Ask Chris #109: The Movie Industry’s Kill-Happy Super-Heroes
Here at ComicsAlliance, we value our readership and are always open to what the masses of internet readers have to say. That’s why every week, Senior Writer Chris Sims puts his comics culture knowledge to the test as he responds to your reader questions!
Q: Why is it when superheroes are translated to movies or TV, “no killing” seems to be the first thing out the window? — @jason1749
A: I’ve reviewed a lot of comic book movies here at ComicsAlliance, and the casual attitude towards super-heroes killing is one of the things that always gets on my nerves about the translation to movies. It’s hard for me to get past even in a movie like Captain America where it’s arguably justified by the war-time setting, and for Batman ’89 or Superman II, it’s the breaking point that completely ruins the movie.
As for why, it really just comes right down to the differences between comics and movies, and how they’ve evolved in pop culture.I think the problem has its root in the fact that The Hero With a Code Against Killing is really only a common element in super-hero comics. In other media, adventure stories tend to be a lot less strict about their heroes’ morality. Even the pulps, from which super-hero comics were directly descended, were defined by characters who were prone to blowing away their enemies with smoking pistols and the occasional zeppelin.
But even though the pulps were a profound influence, comics evolved differently. I’ve gone into this before with a specific focus on Batman (surprise!), who essentially started out as a Bob Kane and Bill Finger’s fan-fiction for the Shadow. The dark costume, the millionaire secret identity and the pistols that he packed in those early appearances are all there, to the point where Clark Savage (The Man of Bronze!) and his Fortress of Solitude are actually not the most blatantly lifted elements that formed the foundations of the DC Universe. As comics moved into their own direction and the heroes solidified into unique creations, though, one of the elements that came to define the genre was the code against killing.
A lot of people who haven’t actually read a lot of Golden Age super-hero comics tend to assume this was the sinister, meddling influence of the Comics Code. That was certainly a factor later on, but it’s not the case at the beginning. Batman’s change from gun-toting vigilante to non-killing super-hero actually hit the comics a full ten years before the Code was put into place. It’s more likely that it was just a shrewd business move to appeal to a younger audience — and to reassure the parents who were actually buying these things that their characters were solid, upstanding role models and not a filthy commie plot to corrupt America’s youth.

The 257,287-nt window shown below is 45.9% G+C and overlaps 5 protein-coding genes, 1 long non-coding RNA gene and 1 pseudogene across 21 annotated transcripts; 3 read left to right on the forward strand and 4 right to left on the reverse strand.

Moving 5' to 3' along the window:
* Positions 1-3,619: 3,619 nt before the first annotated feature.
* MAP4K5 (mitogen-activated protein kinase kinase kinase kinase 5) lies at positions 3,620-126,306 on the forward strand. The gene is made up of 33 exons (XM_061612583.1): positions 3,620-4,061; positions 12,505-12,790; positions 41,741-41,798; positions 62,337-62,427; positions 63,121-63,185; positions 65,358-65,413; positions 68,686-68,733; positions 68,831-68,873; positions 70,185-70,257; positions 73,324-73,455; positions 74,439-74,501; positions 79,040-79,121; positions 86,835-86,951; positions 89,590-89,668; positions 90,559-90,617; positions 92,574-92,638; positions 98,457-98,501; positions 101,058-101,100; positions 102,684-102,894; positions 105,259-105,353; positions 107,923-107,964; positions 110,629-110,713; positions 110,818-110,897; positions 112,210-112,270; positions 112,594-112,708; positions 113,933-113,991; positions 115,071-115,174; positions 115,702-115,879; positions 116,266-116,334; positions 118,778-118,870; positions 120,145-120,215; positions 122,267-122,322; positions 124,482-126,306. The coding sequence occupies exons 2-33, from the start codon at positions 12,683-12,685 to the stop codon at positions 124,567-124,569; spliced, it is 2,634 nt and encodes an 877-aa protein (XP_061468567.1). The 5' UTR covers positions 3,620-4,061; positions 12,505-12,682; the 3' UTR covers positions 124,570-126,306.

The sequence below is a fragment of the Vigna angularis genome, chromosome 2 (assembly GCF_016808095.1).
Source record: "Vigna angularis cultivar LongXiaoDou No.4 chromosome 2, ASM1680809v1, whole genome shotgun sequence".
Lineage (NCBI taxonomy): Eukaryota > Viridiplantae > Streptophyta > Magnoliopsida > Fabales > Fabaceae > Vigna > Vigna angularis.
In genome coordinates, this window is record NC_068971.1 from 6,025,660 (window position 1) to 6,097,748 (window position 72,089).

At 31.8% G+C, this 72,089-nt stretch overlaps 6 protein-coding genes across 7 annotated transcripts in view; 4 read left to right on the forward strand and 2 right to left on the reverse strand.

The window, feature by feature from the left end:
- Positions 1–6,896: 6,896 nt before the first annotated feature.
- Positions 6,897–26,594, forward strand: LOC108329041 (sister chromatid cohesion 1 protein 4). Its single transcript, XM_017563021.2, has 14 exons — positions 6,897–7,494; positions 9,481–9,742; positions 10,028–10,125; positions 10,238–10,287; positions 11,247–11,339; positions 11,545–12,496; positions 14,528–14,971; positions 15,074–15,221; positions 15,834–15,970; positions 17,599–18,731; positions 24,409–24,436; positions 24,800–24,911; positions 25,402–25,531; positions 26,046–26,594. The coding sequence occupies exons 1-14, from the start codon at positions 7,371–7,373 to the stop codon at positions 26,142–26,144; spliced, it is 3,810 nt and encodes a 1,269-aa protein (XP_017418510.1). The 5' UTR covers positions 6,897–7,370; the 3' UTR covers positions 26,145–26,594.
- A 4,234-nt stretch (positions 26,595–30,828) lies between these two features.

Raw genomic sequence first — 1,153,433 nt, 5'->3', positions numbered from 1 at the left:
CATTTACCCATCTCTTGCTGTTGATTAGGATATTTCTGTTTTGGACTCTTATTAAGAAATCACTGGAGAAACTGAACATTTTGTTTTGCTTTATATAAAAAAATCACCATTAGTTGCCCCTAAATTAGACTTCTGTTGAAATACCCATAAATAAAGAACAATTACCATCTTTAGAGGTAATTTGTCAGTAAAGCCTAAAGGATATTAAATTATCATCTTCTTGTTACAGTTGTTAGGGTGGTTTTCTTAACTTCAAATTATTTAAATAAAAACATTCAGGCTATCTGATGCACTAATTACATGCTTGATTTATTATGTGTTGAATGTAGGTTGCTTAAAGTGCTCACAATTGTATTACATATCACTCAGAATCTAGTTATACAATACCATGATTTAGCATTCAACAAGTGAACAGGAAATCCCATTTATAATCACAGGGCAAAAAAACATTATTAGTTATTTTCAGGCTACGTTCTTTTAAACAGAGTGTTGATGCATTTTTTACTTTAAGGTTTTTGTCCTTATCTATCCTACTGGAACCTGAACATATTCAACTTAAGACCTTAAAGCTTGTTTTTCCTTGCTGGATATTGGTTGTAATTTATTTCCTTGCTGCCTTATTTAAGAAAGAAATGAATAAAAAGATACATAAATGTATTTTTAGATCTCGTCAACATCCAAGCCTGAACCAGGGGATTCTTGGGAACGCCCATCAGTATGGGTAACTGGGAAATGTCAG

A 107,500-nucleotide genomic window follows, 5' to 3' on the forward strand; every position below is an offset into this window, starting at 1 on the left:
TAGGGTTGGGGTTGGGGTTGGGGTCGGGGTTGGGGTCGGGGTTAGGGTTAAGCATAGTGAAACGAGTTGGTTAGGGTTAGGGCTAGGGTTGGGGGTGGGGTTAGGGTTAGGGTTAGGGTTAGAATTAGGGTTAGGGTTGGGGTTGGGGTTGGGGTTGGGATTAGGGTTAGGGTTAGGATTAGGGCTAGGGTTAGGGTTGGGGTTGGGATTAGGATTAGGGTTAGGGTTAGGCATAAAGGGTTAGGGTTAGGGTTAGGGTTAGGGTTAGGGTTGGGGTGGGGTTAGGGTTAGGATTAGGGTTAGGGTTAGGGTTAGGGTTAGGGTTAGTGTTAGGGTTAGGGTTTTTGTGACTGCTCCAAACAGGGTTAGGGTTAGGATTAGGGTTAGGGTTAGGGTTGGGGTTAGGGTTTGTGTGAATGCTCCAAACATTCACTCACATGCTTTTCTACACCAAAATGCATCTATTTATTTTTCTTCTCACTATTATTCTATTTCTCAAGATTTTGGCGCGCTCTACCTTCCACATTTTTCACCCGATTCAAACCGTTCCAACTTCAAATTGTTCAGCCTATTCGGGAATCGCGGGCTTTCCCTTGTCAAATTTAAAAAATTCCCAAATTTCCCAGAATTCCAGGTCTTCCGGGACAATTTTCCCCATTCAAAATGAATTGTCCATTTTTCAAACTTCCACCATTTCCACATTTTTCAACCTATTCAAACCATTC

There’s another good reason for it, too. Unlike most other genres in other media, super-hero comics aren’t generally designed to be finite. Even when they are, that’s no guarantee that someone won’t eventually try to wring a little more cash out of them by exploiting the property anyway, but that’s something you can read about elsewhere. The point is, a successful comic isn’t usually supposed to end. Unless it’s specifically built with an ending in mind, it’s supposed to keep going for as long as people want to pay money to read it. And when your protagonist kills his enemies, it’s pretty difficult to have a recurring villain.
Regardless of why it was introduced, comics embraced the idea of heroes that didn’t kill and made it work phenomenally well. Batman’s entire story evolved over the past 70 years to be a rejection of and a battle against murder, and he’s not the only one to have that sort of development. It’s a particularly strong element of Superman’s character as well, and it’s one of the key factors that makes him heroic. Even if you dress him up in a friendly costume and give him a nice smile, the idea of an all-powerful alien being coming to Earth and throwing his weight around is inherently frightening. If he kills people — even bad people — then that sets him up as someone who considers himself to be above us, willing to make the decision to dole out punishment as he deems necessary, and he becomes downright terrifying. He becomes an executioner, something to be feared. But if his character is built around a rejection of killing, a code that shows that he respects life, that immediately recasts him as a protector and a guardian, someone whose presence is comforting and reassuring.
Once it was a part of Batman and Superman, it became a standard part of the genre. Most of the more violent characters of the Golden Age didn’t last, and the ones that did were toned down by the Comics Code. It was even refined for the Marvel heroes when they hit in the ’60s. Spider-Man is, after all, a character who is explicitly defined by the desire to use his power responsibly to keep people from being killed. I mean, there’s not even a metaphor in that one; it’s written right there on the page. Even later, when protagonists who did kill were introduced, like the Punisher and Wolverine, they were often defined by being exceptions to that rule.